At long last, the long-awaited moment has arrived! Foxy is complete, after nearly a year’s worth of work, not to mention blood, sweat, and tears. Literally, as far as the blood is concerned. Sewing needles are sharp. The tears almost happened on a few occasions, during the more difficult parts of the project. The sweat is just figurative. That’s gross. Anyway, self-indulgent rambling aside, the final steps are detailed below.
One important thing I needed to figure out was some kind of makeshift “bodysuit” to wear underneath the costume. I hear that some people buy something specifically for this purpose. Me? Well, seeing as I am known to go about things in entirely the wrong way, rather than listen to the advice of professionals who have been doing this for years, I decided to simply wear tights and a thin turtleneck. Reviews said the turtleneck was flimsy, but that was exactly what I wanted because I was specifically searching the virtual halls of Amazon for something that wouldn’t be too hot. The sleeves were a bit too thick, however, and the folds were far too obvious when I wore Foxy’s arms over them, so I cut the sleeves off and decided instead to wear the severed legs of a second pair of tights on my arms. I am wholly aware of how odd that sentence sounds.
Another major issue were the seams, some of which were not staying closed with Velcro alone. I decided to add a zipper to the seam in the torso and the waist (an extra long zipper, the 20-22 inch variety) so that it was easier to get inside these respective parts of the costume. I initially used a shorter zipper on the torso and found that it would no longer open far enough for me to squeeze inside. I discovered that no zipper was necessary for the upper legs, and the lower legs were large enough to put on without the need to open them, so I pulled the Velcro off and simply hot glued them closed permanently.
The next order of business was hiding the zippers. For the waist, I simply added some Velcro inside for the end of the zipper to attach to so that it won’t be seen. The torso is tighter, so I had to hide the zipper along the bottom edge with Velcro to hold the end in place. Since the exposed endoskeleton in the torso has some pokey edges, I used the fabric from one of my turtleneck sleeves to sew underneath the holes in Foxy’s chest. Not only does this protect my face from being scratched up by pointy cardboard when I’m putting the torso on or taking it off, but it also prevents the bright red zipper from being seen through these holes when it’s hidden inside the torso. Furthermore, gravity caused the zipper to sag, so I cut the turtleneck fabric inside of Foxy’s torso to rather resemble belt loops. Now the zipper can simply loop through them and remain out of sight.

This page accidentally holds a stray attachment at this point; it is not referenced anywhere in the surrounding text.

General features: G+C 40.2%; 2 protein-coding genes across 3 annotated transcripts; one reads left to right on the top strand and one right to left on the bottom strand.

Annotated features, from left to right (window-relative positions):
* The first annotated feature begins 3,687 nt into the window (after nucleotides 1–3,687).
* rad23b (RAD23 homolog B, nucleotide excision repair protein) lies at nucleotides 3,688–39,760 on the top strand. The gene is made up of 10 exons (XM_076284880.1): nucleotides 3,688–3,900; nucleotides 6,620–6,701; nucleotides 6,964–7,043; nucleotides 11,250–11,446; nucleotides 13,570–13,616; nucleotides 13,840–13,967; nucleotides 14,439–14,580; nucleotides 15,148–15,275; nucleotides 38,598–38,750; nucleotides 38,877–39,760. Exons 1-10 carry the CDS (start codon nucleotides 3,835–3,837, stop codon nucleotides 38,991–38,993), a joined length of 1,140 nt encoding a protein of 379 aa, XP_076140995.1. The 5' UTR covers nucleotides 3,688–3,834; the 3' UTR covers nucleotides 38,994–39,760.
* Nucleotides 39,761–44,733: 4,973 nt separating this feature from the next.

The next major problem can be attributed to the upper legs, which were so thick that they hit each other when I walked. To fix this, I cut much of the foam in the inner legs out, leaving nothing but fabric. Now walking is much easier. I also added some frayed wires sticking out of the holes in the right leg, but not before the wires were beaten with a meat tenderizer to look old and damaged. Last of all, I was having trouble making the legs stay up. Usually, they would slip down my leg, the left one especially, so I needed to devise a cunning plan to put a stop to this nonsense. Luckily, there was an easy solution. What I did was, I added a small piece of Velcro on either side of each leg, which attaches to a corresponding piece of Velcro coming down from the waist. Once these pieces of Velcro are stuck together, the legs stay up just fine. What an ingenious solution!
After that, I painted some of the more visible white foam inside of the arms with red fabric paint to better make it blend in. Otherwise it was too easy for people to see the foam inside of my costume. Lastly, I added a curtain of black fabric at the back of the head to hide my own noggin. I found that my head is a bit more visible that I had formerly realized, and I can imagine that it really ruins the effect of disguising oneself as a killer animatronic when you can come around back and see the person inside it. This ain’t no springlock suit! I AM Foxy! And I refuse to hide out in Pirate’s Cove a minute longer!
My most complex costume is finally done, and I must admit that it’s a huge relief. Foxy was a lot of work, but he turned out pretty good in the end, and I learned a lot. I learned how to work with upholstery foam. I learned how to create blood and rust with coffee grounds. I also learned how to make a head out of craft foam and a moving jaw with some screws and elastic. Most of all, this cosplay was a great trial in patience and craftiness. There were so many problems, some of them major ones, that I had to work through, and it’s great to look back on it now and know that every one of those obstacles has been overcome. Like those horses that jump over stuff. Yes, dear readers, in this moment, more now than ever before…I am…a horse. Or a fox. Then again, I thought I was a duck. I don’t know what I am anymore. I need a nap.
Oh, and more photos of Foxy are coming in the future. You didn’t think I’d leave out the completed thing, did you?…
The Duck Can Now Rest Easy Knowing That I Can Transform at Any Time into a Robo-Fox Pirate…a Dream Come True